Legislature to hear Dion “Red Flag” bill

Posted: February 27, 2018 | Front Page, Senator Dion
 AUGUSTA — The Legislative Council on Tuesday voted 7-3 to approve an after-deadline bill request from Sen. Mark Dion, D-Portland, LR 2943, “An Act To Create a Community Protection Order.” The bill would provide an avenue for law enforcement or concerned individuals to petition the courts to temporarily remove weapons from a high-risk individual, who potentially poses a threat to others or themselves.
 
This Legislation comes after the recent events in Parkland, Florida and the increasing number of threats and incidents regarding weapons occurring in Maine schools.  
“After the Parkland high school shooting, we’re all searching for a way forward that protects our children while respecting responsible firearm ownership. Today, I am introducing legislation to create Community Protection Orders that will authorize a court to order the surrender of firearms linked to a person, identified as a high-risk individual, who presents a substantial danger to the personal safety of innocent third parties,” said Sen. Dion. “With the passage of this bill, Maine will add its voice to a growing national consensus that rapid legal intervention, provided by “red flag” statutes, will provide families and public safety officials with a key intervention that will help prevent needless deaths in schools, and in all other public spaces.”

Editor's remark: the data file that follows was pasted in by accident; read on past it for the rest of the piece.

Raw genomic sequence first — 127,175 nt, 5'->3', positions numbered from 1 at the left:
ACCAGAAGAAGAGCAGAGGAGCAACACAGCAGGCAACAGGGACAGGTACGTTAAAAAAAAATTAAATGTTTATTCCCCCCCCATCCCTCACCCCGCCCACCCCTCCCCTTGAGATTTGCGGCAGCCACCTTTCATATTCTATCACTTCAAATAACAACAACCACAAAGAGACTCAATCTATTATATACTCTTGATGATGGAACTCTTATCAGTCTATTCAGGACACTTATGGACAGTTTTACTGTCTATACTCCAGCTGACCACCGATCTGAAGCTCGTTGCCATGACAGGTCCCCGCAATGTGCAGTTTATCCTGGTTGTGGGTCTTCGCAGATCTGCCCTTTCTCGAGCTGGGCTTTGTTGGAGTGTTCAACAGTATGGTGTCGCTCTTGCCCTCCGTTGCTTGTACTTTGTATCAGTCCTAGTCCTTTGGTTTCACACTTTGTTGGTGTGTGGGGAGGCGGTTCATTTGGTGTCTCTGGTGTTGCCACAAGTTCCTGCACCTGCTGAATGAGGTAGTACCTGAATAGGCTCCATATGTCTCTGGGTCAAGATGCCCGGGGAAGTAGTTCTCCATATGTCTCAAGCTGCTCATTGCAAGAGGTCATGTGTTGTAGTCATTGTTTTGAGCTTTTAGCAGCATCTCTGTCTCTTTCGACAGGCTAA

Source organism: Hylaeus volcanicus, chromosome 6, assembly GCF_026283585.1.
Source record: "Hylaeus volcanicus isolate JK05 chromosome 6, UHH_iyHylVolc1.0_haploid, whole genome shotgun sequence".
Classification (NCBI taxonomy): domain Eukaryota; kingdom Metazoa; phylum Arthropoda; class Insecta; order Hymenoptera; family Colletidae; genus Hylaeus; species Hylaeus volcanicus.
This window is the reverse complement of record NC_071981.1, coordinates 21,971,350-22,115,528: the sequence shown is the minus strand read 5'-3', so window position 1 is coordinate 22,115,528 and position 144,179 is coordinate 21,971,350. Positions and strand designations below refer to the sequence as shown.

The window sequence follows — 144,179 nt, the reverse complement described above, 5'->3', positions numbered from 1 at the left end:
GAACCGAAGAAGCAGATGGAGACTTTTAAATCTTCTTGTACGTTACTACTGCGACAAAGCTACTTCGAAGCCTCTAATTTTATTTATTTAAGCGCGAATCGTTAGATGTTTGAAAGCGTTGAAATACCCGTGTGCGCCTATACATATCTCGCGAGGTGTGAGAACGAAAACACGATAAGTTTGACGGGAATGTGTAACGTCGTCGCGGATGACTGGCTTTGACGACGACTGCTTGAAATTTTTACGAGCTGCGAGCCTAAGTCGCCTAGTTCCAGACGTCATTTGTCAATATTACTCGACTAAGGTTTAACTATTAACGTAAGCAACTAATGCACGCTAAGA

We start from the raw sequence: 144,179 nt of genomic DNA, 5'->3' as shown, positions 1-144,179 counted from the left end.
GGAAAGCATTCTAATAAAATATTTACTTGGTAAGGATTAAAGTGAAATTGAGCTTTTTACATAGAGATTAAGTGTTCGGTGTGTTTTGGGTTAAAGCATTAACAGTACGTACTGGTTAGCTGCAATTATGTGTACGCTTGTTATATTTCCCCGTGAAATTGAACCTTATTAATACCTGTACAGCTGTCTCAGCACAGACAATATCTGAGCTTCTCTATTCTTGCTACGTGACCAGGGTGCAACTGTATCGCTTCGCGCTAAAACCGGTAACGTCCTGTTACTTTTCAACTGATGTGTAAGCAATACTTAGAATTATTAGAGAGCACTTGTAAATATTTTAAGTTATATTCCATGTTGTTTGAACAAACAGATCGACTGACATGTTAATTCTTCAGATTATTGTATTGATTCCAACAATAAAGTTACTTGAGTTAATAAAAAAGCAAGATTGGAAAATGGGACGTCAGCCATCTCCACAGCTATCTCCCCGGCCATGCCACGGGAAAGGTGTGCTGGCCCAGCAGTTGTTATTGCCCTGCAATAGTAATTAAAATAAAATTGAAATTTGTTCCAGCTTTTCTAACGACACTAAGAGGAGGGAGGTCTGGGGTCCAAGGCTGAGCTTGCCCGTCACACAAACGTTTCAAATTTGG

The Community Protection Order would permit the court to temporarily remove weapons from an individual, who has demonstrated a clear, pattern of concerning behavior that seems to escalate. After 21 days, the individual would appear in court for a hearing. The order was designed to ensure that the removal of weapons would be directed and vetted by the court and not just predicated on police and family members.
 
This comprehensive bill build’s on Sen. Dion’s previous efforts to protect individuals and communities from acts of violence. Similar legislation has been passed in five states, including Indiana. According to the Washington Post, 19 other states – not including Maine – are currently considering “red flag” bills.
 
Bills submitted for consideration during the Second Regular Session must be approved by a majority of the 10-member Legislative Council. The Council is comprised of the five top Democrats and five Republicans in the House and Senate, meaning bipartisan support is required for any bill to be accepted.
 
The legislation, still in draft form, will be finalized in the coming weeks and referenced to a legislative committee for a public hearing. A public hearing will be announced at a later date.
 
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